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Schistosomiasis is a parasitic disease caused by flatworms that live in snail-infested fresh water. It is endemic to 74 countries and affects some 200 million people worldwide, causing an estimated 200,000 deaths annually . Schistosomiasis can affect the gastrointestinal tract and liver (S. mansoni and S. japonicum species), resulting in diarrhoeal disease and hepatic fibrosis, or the urinary tract (S. haematobium) where it causes haematuria, strictures, obstruction, super-infection and, ultimately, cancer. In children and vulnerable adults, systemic effects such as anaemia, malnutrition, stunted growth and impaired cognition can be profound. The association between this parasitic infestation and the development of bladder cancer literally took millennia to uncover. It is unusual for a parasitic disease to result in a fatal neoplastic process, and rarer still to have public health efforts, aimed at eradication of the parasitic menace, to result in a dramatic shift in the epidemiology of the most common cancer in a nation.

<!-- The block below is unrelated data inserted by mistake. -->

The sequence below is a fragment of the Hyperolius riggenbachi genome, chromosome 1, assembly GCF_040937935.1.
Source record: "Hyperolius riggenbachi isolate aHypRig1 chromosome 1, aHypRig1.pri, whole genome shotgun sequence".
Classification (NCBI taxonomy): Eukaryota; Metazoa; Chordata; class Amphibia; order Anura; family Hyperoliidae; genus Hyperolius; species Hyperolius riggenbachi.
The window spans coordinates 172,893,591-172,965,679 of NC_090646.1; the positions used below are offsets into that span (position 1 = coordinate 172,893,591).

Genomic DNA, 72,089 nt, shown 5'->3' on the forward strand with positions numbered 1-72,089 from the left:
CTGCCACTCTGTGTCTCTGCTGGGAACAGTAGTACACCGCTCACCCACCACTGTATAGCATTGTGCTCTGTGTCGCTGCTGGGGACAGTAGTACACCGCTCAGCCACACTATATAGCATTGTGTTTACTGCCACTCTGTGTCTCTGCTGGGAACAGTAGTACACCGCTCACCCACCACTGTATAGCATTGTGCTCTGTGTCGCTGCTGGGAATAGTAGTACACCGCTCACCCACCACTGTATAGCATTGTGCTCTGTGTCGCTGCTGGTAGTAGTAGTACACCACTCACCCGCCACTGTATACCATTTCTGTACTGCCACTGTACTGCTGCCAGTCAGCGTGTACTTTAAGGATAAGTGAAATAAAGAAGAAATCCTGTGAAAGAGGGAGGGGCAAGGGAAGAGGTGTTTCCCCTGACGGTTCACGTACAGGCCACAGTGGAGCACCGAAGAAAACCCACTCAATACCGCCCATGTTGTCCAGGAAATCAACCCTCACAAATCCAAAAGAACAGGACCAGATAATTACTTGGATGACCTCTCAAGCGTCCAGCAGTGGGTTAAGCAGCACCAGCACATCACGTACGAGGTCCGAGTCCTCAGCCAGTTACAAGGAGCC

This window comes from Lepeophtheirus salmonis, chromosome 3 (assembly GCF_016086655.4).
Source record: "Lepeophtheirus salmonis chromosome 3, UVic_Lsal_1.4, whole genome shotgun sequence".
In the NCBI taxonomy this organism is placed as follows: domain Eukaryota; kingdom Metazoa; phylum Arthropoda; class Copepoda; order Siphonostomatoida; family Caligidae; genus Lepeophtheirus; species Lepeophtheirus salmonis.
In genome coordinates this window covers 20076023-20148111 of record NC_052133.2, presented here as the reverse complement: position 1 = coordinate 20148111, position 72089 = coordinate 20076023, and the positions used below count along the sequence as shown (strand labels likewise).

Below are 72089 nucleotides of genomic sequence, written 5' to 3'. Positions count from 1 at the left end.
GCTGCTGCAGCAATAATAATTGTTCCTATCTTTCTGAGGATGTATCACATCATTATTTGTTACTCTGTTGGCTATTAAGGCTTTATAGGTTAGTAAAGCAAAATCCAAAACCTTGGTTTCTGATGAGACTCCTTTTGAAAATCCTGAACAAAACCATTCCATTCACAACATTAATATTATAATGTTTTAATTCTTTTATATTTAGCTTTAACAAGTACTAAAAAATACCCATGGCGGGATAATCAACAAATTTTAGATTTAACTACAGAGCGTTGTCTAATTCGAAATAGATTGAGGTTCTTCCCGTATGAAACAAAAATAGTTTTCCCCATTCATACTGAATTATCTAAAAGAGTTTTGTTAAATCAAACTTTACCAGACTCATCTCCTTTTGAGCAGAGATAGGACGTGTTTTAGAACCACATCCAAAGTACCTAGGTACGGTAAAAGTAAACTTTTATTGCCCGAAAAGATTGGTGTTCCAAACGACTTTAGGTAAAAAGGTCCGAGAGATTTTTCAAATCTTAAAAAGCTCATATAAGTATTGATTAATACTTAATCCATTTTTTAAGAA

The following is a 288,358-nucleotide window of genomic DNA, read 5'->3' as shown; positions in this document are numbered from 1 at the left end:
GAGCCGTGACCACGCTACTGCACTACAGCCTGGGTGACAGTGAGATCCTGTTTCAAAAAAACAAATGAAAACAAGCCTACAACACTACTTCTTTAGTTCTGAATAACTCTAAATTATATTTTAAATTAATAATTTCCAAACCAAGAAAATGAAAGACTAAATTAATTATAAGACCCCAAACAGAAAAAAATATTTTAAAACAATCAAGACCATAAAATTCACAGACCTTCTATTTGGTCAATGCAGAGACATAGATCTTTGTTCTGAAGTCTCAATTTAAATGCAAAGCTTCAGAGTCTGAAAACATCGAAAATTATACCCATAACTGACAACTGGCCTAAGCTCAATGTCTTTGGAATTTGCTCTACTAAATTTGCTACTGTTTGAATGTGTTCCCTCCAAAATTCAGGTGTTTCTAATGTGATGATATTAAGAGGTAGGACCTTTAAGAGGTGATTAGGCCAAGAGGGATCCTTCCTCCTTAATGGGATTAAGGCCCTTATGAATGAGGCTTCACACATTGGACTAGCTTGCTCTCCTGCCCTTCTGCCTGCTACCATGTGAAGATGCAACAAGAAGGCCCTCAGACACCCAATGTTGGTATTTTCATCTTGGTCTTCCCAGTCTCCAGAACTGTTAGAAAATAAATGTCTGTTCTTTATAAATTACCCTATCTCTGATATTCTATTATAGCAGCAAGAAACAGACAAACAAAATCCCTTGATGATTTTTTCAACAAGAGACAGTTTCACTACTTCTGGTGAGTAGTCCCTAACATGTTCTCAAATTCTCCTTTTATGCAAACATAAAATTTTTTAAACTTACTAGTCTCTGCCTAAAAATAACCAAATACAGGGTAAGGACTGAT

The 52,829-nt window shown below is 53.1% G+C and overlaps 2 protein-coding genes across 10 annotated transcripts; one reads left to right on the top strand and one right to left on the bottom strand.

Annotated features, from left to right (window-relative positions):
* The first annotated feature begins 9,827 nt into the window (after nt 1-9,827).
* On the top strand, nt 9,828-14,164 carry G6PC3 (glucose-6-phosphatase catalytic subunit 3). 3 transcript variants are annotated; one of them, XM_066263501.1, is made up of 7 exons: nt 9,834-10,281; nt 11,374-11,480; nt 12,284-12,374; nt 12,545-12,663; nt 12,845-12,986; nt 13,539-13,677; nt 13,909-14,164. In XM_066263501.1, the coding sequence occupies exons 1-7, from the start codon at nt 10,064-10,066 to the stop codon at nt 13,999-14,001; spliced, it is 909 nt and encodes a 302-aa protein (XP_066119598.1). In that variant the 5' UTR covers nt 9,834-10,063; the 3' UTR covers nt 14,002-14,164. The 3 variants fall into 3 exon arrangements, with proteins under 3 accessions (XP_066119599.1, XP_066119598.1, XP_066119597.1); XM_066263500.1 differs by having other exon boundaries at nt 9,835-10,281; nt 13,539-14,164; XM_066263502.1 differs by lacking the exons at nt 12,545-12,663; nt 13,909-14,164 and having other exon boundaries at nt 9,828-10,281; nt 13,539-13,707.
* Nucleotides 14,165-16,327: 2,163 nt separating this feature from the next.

© 2010 THE AUTHORS. BJU INTERNATIONAL © 2010 BJU INTERNATIONAL.
Conflicting interpretations regarding the fecundity of schistosomes infecting human beings have arisen and are, in part, due to the inability to directly measure the parameters. The inability to experimentally manipulate human beings necessitates the use of surrogate variables, i.e., number of eggs per gram of feces, as an indicator of worm burden. This study reanalyzes data from quantitative autopsies performed in Egypt by Cheever and colleagues on individuals with active Schistosoma mansoni infections. Exploratory regression analysis of the relationship of female worms recovered to eggs/g of feces and of female worms to eggs retained in host tissues suggests a linear relationship in both cases. Over the observed range of female worms recovered from an individual human being, the estimated worm fecundity, as measured by the number of eggs either in feces or retained in tissues per female worm, is not significantly different from a constant value. Hence, density-dependent fecundity of S. mansoni in the human host, as suggested by others, is not demonstrated in these data.